Between land as ground that is politically charged, and floor as land that is programmatically charged a friction occurs. Both remain subjects of the horizontal. The tilting of the floor plate and it’s restriction beyond a certain (walkable) angle is a clear example of how land and floor still function primarily in the same manner. However, a new spectrum of possibilities arises when the concept of use and the concept of property come into play. Floor that is primarily devoted to the concept of use, allows no escape from the horizontal. Land on the other hand, divorced from its association with the floor, dedicates itself to the concept of property and becomes liberated.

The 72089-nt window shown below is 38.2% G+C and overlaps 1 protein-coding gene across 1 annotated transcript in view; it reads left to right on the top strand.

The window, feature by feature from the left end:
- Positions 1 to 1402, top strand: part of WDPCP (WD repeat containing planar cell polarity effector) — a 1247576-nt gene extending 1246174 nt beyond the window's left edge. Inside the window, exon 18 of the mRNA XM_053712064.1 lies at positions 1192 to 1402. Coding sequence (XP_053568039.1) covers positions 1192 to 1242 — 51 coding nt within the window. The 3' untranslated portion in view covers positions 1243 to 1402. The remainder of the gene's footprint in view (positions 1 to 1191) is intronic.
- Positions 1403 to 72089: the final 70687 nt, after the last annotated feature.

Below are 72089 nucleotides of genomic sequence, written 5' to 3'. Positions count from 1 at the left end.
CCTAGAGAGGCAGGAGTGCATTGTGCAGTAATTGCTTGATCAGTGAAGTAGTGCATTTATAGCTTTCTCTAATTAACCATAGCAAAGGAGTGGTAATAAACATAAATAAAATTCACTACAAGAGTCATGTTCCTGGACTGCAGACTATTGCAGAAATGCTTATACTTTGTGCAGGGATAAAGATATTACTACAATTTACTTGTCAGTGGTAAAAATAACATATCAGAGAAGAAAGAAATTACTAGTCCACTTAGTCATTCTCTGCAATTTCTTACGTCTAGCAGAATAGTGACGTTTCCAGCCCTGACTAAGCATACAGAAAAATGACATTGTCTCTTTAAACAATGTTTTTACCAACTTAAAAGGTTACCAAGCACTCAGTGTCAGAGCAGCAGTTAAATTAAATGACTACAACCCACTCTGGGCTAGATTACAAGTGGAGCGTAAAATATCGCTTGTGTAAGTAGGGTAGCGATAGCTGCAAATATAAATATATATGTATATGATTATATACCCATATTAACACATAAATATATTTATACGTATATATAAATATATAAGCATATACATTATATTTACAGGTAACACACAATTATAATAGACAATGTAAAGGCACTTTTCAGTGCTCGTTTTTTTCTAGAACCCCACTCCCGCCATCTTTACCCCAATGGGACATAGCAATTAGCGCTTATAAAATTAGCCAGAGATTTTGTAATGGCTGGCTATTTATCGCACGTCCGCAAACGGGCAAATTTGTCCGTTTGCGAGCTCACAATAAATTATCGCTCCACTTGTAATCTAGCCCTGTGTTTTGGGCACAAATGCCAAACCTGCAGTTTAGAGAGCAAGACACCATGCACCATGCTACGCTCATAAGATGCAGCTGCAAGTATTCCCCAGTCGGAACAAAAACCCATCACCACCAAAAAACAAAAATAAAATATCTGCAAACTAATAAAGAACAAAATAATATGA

A primitive geography consisting of piles of lands; dissected, delaminated, stripped of its programmatic concerns emerges in Harlem. The gridded sub-division of Manhattan begins a systematic process of taming the wild object akin to Mannahatta a while ago. Circulations, accesses, floors, and plinths are produced; ideas of inhabitation are produced.
Yet the object remains awkwardly positioned on the line between Harlem and midtown Manhattan; two possibilities of the same grid. It stands for the concept of use and the concept of ownership all in one. It stands for the pristine geometric logic of real-estate and the very real geographic formation of the pile.
The floor is dead, long live the land.